The Scoot, Scoot Bandicoot book series

Pictures of bandicoots

Take a peek at our bandicoot pictures. It's a little difficult to get a really great photograph of a bandicoot, but here's a few to give you an idea of what these little marsupials look like.

We were able to get several videos of our resident bandicoots. This short video shows a bandicoot on the back patio. Is that Pounce, or Bounce, running around looking for a treat? And here , Bounce and Pounce are playing chase! If you click on the Cootspal link at the top right corner of any of the bandicoot videos you'll be able to watch them all.

female bandicoot with sore nose One of our female bandicoots with what seems to be a healed nose injury. You can see a difference in the quality of the fur on her nose. She may have poked her nose into a tin can or other confined space and had difficulty getting free. She is full of very lively babies; we can see lots of movement as they tumble around inside her pouch. Soon she will have to leave them in the nest when she goes out, as they will be too large and active to be carried around.


female bandicootA young female bandicoot finds a dish of salmon meant for Topaz the cat. The mouth is blurry due to the extreme speed with which bandicoots use their tongues. You can see the detail of the bandicoot's feet and toes particularly well in this photo. The nails are efficient digging tools. People who have bandicoots in their yard will never be bothered by lawn beetles and grubs.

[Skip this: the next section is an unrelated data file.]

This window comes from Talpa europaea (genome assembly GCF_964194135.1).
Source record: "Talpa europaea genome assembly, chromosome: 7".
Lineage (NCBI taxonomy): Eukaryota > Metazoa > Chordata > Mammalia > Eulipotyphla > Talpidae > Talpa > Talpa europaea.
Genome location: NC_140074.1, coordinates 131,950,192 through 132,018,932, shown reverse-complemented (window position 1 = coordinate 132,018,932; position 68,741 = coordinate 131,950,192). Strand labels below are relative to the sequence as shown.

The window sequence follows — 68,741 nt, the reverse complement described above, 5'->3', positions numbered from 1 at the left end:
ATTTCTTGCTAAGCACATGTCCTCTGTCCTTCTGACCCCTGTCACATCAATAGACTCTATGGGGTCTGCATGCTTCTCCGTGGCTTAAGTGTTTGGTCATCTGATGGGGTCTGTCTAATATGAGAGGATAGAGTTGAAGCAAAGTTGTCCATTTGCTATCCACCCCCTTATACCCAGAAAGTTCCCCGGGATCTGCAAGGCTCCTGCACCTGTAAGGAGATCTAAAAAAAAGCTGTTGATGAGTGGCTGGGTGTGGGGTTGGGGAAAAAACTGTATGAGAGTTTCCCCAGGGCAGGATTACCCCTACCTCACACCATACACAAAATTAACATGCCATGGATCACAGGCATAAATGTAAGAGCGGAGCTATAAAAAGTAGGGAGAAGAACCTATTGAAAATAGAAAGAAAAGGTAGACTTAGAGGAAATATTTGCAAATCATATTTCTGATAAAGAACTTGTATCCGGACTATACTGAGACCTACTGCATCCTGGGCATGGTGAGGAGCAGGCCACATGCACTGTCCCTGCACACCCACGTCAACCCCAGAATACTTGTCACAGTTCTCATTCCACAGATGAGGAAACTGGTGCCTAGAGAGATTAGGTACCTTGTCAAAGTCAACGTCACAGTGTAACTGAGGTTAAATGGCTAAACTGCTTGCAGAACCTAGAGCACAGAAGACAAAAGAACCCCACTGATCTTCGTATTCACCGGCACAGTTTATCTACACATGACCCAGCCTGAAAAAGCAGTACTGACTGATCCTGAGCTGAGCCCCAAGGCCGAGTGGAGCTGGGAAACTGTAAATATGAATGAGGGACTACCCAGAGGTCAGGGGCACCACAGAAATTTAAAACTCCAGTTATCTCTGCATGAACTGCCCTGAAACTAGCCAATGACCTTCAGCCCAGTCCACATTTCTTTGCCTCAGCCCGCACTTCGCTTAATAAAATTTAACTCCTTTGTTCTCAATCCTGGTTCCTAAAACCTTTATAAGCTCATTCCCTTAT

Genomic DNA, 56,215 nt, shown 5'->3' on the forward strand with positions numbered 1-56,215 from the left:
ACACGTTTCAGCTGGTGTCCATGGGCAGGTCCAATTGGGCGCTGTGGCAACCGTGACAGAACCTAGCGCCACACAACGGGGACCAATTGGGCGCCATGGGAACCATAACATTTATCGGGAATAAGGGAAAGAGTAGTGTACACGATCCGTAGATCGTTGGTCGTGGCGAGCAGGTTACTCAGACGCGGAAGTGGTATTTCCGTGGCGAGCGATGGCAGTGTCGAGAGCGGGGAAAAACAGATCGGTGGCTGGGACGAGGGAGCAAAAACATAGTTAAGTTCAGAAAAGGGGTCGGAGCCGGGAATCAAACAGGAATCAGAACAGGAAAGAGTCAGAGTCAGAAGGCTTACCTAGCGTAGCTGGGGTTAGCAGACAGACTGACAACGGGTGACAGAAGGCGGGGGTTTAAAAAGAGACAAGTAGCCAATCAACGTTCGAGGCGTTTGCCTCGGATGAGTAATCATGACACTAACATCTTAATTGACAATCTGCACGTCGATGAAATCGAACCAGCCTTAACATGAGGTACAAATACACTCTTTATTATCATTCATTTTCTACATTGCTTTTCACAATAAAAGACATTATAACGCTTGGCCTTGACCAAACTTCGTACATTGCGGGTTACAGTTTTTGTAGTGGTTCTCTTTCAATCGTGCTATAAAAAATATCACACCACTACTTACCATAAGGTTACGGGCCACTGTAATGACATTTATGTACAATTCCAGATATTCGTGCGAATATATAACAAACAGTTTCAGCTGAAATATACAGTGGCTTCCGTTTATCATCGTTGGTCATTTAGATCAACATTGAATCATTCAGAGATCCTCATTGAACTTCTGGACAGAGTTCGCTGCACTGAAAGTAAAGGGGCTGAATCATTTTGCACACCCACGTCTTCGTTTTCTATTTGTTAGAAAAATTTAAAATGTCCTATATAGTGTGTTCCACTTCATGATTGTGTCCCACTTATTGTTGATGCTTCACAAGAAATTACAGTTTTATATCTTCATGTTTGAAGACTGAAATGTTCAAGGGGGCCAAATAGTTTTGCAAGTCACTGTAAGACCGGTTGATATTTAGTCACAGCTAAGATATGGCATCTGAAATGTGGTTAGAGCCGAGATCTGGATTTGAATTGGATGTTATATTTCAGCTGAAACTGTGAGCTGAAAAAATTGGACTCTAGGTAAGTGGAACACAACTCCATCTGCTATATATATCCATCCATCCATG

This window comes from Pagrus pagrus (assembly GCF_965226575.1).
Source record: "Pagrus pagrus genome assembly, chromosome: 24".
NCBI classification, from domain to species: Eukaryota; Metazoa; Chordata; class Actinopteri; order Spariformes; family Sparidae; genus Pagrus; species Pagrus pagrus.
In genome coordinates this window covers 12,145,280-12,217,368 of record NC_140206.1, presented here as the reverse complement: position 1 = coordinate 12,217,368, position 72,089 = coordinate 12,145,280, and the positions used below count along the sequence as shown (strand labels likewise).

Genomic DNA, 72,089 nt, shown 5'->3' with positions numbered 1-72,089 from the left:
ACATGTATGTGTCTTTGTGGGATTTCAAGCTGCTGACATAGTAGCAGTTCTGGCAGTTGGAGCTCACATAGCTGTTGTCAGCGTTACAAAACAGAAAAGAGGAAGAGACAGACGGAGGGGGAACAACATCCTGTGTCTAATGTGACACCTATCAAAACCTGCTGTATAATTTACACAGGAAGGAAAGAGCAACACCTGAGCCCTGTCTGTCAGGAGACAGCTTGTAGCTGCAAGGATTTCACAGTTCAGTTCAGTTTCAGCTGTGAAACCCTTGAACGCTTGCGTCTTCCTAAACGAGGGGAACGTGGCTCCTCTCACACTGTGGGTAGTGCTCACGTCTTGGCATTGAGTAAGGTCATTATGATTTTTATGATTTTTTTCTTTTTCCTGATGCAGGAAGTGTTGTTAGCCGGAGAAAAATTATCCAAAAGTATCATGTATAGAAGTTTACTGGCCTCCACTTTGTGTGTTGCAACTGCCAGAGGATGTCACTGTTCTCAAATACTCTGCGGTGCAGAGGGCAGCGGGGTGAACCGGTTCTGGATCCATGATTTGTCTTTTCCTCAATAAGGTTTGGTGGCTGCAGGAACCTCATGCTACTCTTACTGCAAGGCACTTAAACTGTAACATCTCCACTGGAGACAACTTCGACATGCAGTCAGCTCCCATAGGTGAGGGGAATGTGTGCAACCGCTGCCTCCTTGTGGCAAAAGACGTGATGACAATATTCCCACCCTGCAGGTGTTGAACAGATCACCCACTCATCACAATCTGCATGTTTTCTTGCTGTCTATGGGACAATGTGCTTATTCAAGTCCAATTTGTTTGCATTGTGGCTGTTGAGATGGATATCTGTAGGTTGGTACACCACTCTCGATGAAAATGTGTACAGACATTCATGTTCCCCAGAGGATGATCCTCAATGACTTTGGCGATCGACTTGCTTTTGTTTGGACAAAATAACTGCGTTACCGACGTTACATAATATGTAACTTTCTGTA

bandicoot picture

Bandicoots will tolerate many other animals. Here, a brushtail possum invites himself to





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Pictures of other wildlife



Hereís Trundle the echidna, who lives in Karenís new yard in Tasmania, and who is always busy looking for ants and worms and other tasty snacks. He can run surprisingly fast over short distances, but his main defence is the ability to dig straight down and vanish in half a minute, using his strong claws as excavation tools.


Native Hens

In the meadow behind the house lives a family of native hens, which arenít hens at all but are related to the rail family. They canít fly, but can run very fast, like the bird in the Roadrunner cartoon. They make a muted booming sound when alarmed, like a muffled drum, and flick their stubby tails.




Quenda Books
P O Box 25, Middleton
Tasmania 7163
Phone (613) 6292 1585